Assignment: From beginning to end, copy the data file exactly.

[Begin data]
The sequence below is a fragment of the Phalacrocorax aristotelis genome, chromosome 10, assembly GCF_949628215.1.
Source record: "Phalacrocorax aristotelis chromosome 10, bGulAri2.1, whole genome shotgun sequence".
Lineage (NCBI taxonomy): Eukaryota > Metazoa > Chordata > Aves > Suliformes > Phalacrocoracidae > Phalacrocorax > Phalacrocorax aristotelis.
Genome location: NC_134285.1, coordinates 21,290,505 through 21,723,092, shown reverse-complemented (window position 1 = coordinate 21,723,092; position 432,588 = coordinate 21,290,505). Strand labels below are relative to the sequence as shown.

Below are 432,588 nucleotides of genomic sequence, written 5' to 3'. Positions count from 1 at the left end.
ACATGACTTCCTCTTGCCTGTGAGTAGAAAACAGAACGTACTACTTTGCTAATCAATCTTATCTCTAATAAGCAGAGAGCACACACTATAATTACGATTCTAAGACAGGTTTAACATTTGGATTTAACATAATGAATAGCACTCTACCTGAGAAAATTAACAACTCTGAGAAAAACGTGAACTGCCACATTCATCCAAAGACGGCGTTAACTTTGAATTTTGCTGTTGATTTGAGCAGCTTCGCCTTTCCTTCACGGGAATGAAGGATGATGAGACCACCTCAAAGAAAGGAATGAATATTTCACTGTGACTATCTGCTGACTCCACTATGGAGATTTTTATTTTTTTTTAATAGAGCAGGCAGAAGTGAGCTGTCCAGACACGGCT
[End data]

The sequence below is a fragment of the Phalacrocorax aristotelis genome, chromosome 10, assembly GCF_949628215.1.
Source record: "Phalacrocorax aristotelis chromosome 10, bGulAri2.1, whole genome shotgun sequence".
Lineage (NCBI taxonomy): Eukaryota > Metazoa > Chordata > Aves > Suliformes > Phalacrocoracidae > Phalacrocorax > Phalacrocorax aristotelis.
Genome location: NC_134285.1, coordinates 21,290,505 through 21,723,092, shown reverse-complemented (window position 1 = coordinate 21,723,092; position 432,588 = coordinate 21,290,505). Strand labels below are relative to the sequence as shown.

Below are 432,588 nucleotides of genomic sequence, written 5' to 3'. Positions count from 1 at the left end.
ACATGACTTCCTCTTGCCTGTGAGTAGAAAACAGAACGTACTACTTTGCTAATCAATCTTATCTCTAATAAGCAGAGAGCACACACTATAATTACGATTCTAAGACAGGTTTAACATTTGGATTTAACATAATGAATAGCACTCTACCTGAGAAAATTAACAACTCTGAGAAAAACGTGAACTGCCACATTCATCCAAAGACGGCGTTAACTTTGAATTTTGCTGTTGATTTGAGCAGCTTCGCCTTTCCTTCACGGGAATGAAGGATGATGAGACCACCTCAAAGAAAGGAATGAATATTTCACTGTGACTATCTGCTGACTCCACTATGGAGATTTTTATTTTTTTTTAATAGAGCAGGCAGAAGTGAGCTGTCCAGACACGGCT